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Wednesday, October 17, 2007

Confusing Grammar and Meaning

James J. Kilpatrick has a syndicated article on the subjunctive in my morning Dispatch that has as its title,"If subjunctive tense were dying, would we care?" Calling the subjunctive a "tense" would be a significant blunder but it seems that either the syndicator or the local paper wrote the headline and the error is theirs, not his.

Kilpatrick's article starts off with
Farewell, subjunctive mood. Nice to have known you.
Here Patrick betrays his own confusion of grammar and meaning. Insofar as meaning is concerned, we will never lose the subjunctive. What we have been losing are the traditional linguistic forms for expressing the subjunctive.

Kilpatrick cites this phrase from the New York Times
"a price that might well rise if there was no competition."
He takes the Washington Post to task for saying
"As if that wasn't bad enough, Mr. Nagin slipped on the mantle of political martyr.
He goes on to say
There was a time when both editors would have opted instinctively for the subjunctive -- if there were no competition and if that weren't bad enough. The rule used to be to trot out the subjunctive to express conditions contrary to fact:
First, we need to discuss the curious locution that the editors of these papers would have "instinctively" chosen a different linguistic form for counterfactuals. There has manifestly been some linguistic change afoot across the land according to which traditional ways of expressing the subjunctive have been replaced. The current editors no less "instinctively" chose to express the subjunctive the way they did than did editors in the past.

The idea that we have an instinct that leads us to express ourselves in one way rather than another is patently ridiculous. The notion of an instinct is muddled by a confusion between innate behaviors, innate behaviors that have undergone some sort of modification due to learning, and automatic behaviors. Many genuinely instinctive behaviors have to do with issues of survival. Animals have an instinct to flee from danger. What they see as a danger would, I imagine, often be learned from adults. We also use the notion of an "instinct" to refer to purely automatic actions. It is pretty clear that this is what Kilpatrick had in mind. I'm not sure how Kilpatrick advances our knowledge by suggesting that choosing to express the subjunctive one way versus another is due to our instincts. He should write an article berating himself for using the language in that way.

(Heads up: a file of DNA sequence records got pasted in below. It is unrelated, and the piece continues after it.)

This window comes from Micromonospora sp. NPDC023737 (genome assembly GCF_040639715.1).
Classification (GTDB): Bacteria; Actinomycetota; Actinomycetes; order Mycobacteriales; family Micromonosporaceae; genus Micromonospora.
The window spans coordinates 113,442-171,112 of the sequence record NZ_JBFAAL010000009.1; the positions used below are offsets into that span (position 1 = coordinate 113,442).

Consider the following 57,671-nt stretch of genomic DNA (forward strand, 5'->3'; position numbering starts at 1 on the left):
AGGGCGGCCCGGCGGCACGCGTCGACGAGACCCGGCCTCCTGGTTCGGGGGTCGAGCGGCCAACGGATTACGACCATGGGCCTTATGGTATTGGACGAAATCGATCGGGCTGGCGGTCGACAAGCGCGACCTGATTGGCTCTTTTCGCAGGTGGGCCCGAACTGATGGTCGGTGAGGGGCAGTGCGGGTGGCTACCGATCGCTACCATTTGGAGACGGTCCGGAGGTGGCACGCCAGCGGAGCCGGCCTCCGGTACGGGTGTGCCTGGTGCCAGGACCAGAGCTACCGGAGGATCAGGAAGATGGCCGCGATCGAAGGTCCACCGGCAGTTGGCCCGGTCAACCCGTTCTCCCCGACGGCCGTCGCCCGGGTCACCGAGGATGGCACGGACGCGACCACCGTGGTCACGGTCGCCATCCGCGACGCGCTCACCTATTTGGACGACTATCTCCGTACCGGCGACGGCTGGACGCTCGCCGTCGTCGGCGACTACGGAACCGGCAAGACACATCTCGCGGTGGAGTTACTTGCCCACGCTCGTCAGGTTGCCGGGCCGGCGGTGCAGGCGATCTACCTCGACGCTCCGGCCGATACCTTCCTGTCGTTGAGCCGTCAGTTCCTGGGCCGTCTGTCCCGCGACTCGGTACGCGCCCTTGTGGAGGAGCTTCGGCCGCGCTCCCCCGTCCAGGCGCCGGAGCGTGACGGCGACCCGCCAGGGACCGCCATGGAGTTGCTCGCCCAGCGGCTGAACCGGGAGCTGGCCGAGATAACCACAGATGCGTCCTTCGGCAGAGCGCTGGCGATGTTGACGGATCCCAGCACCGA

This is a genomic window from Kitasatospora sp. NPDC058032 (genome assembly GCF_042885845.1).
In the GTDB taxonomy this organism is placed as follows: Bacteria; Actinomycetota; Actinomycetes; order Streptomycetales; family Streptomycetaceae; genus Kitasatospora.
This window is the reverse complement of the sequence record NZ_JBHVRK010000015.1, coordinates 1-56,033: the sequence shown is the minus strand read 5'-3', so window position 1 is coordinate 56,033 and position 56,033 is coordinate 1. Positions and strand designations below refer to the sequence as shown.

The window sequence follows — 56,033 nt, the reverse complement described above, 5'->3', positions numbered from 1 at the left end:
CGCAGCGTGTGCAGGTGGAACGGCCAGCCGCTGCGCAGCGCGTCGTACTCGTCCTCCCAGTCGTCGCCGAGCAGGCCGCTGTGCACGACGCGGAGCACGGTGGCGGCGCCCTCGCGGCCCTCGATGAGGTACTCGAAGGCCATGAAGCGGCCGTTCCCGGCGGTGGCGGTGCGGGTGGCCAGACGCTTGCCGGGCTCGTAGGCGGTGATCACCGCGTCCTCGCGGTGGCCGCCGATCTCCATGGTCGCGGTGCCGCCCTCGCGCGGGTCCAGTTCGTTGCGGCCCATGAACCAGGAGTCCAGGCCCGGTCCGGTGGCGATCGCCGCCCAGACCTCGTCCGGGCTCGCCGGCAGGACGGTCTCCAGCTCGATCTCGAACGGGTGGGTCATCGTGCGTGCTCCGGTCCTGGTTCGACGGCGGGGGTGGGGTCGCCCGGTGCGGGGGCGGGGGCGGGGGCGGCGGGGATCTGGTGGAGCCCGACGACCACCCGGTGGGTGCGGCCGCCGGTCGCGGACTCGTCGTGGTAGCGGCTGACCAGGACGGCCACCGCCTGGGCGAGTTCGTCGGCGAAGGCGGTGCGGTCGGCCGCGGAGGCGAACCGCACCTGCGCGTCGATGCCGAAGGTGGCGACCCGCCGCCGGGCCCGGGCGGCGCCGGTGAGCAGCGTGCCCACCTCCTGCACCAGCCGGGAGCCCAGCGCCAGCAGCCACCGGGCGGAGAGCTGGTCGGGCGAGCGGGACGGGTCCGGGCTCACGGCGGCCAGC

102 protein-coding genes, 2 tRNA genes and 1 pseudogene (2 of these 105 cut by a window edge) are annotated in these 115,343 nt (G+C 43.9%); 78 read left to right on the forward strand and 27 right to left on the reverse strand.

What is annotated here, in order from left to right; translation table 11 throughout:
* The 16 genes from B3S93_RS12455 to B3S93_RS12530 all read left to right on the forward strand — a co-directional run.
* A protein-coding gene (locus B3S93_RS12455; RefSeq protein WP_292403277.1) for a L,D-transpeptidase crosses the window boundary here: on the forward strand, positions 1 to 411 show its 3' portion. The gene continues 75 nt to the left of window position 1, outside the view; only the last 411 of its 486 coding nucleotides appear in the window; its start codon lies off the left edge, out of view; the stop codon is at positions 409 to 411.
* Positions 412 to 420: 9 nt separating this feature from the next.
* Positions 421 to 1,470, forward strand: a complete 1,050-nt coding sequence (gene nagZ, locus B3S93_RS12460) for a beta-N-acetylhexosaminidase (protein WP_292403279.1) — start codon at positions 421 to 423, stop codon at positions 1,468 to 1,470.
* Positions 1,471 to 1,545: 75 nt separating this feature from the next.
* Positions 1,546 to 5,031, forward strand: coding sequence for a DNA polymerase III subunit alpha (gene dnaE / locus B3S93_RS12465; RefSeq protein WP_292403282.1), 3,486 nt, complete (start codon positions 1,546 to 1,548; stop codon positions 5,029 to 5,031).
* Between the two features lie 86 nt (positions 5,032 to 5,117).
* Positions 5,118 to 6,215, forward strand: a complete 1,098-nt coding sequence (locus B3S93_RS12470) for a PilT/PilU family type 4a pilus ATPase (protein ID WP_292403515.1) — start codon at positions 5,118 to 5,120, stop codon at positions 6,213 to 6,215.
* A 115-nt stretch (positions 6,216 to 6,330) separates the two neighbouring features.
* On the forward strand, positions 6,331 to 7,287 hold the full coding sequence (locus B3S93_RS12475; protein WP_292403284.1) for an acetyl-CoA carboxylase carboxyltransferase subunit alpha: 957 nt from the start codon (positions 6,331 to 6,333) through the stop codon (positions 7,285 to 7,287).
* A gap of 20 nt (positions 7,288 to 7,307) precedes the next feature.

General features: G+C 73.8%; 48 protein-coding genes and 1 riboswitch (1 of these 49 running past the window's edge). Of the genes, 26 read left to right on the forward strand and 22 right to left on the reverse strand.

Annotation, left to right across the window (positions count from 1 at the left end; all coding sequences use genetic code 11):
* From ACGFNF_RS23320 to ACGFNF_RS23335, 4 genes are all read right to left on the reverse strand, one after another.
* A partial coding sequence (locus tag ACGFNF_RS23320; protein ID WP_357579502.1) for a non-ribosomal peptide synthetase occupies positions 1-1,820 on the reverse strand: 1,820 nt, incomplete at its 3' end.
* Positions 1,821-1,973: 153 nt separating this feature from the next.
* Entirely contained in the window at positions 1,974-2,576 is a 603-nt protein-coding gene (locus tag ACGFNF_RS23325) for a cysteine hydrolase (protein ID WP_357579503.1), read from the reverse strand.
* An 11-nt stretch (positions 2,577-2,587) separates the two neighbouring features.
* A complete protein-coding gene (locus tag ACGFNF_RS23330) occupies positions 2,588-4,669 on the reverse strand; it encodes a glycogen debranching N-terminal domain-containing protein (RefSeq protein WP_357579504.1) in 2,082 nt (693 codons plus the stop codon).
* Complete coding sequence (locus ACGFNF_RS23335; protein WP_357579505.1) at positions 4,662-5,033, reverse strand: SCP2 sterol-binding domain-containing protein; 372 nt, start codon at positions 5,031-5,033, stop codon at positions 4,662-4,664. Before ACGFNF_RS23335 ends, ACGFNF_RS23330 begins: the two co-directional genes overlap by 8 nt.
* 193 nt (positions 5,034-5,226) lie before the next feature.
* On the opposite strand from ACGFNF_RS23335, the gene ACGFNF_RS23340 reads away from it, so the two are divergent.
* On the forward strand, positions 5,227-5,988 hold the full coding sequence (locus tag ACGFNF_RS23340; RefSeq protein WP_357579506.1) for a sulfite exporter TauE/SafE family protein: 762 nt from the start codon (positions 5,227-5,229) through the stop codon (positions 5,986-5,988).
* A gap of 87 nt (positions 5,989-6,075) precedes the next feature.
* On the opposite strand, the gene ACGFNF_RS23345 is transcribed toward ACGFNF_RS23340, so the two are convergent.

The suggestion that the subjunctive is dying betrays a fundamental confusion in Kilpatrick's mind between grammar and meaning. The subjunctive meaning is going nowhere since we will always have a need to talk about counterfactual states. Sentences like
If you would come to the party, I would too.
If you were to come to the party, I would too.
are logically equivalent -- they say exactly the same thing. What is lost is the use of what are now old fashioned ways of expressing counterfactual states. Now, I happen to be old fashioned and would likely choose the latter way of expressing myself but I have no trouble understanding those who use the other form.

I have a bit more sympathy with Kilpatrick's concern with preserving modes of writing than with the efforts of others to chastise how persons who speak nonstandard versions of the language. The reason is that the less that our written language changes the more likely it will be that people of different times and in different places can understand each other. We can still read Chaucer's Canterbury Tales to some degree but understanding how persons in Chaucer's day spoke would have been a great deal more difficult. Since Chaucer's time, our vowels have undergone the Great Vowel Shift and this would have wreaked havoc with our understanding of how they spoke. The fact remains that how we write is also undergoing change whether we like it or not.